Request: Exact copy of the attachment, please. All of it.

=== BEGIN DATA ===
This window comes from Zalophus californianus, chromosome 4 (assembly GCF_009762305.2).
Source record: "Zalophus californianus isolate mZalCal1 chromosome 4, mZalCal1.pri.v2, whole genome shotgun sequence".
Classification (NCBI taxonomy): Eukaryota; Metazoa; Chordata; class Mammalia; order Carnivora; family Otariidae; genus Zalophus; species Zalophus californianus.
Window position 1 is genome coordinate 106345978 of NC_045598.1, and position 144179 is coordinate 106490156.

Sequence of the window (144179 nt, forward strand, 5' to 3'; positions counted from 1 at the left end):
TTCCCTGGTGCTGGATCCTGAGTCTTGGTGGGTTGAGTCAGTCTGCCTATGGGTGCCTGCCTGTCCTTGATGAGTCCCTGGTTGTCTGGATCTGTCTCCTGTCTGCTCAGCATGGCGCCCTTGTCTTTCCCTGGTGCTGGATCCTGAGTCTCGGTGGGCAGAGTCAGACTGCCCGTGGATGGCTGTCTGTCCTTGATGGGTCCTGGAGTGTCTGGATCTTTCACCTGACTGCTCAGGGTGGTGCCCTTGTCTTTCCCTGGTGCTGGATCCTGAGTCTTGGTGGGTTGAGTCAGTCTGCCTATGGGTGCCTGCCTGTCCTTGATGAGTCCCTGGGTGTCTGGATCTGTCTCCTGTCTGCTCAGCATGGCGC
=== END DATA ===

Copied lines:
This window comes from Zalophus californianus, chromosome 4 (assembly GCF_009762305.2).
Source record: "Zalophus californianus isolate mZalCal1 chromosome 4, mZalCal1.pri.v2, whole genome shotgun sequence".
Classification (NCBI taxonomy): Eukaryota; Metazoa; Chordata; class Mammalia; order Carnivora; family Otariidae; genus Zalophus; species Zalophus californianus.
Window position 1 is genome coordinate 106345978 of NC_045598.1, and position 144179 is coordinate 106490156.

Sequence of the window (144179 nt, forward strand, 5' to 3'; positions counted from 1 at the left end):
TTCCCTGGTGCTGGATCCTGAGTCTTGGTGGGTTGAGTCAGTCTGCCTATGGGTGCCTGCCTGTCCTTGATGAGTCCCTGGTTGTCTGGATCTGTCTCCTGTCTGCTCAGCATGGCGCCCTTGTCTTTCCCTGGTGCTGGATCCTGAGTCTCGGTGGGCAGAGTCAGACTGCCCGTGGATGGCTGTCTGTCCTTGATGGGTCCTGGAGTGTCTGGATCTTTCACCTGACTGCTCAGGGTGGTGCCCTTGTCTTTCCCTGGTGCTGGATCCTGAGTCTTGGTGGGTTGAGTCAGTCTGCCTATGGGTGCCTGCCTGTCCTTGATGAGTCCCTGGGTGTCTGGATCTGTCTCCTGTCTGCTCAGCATGGCGC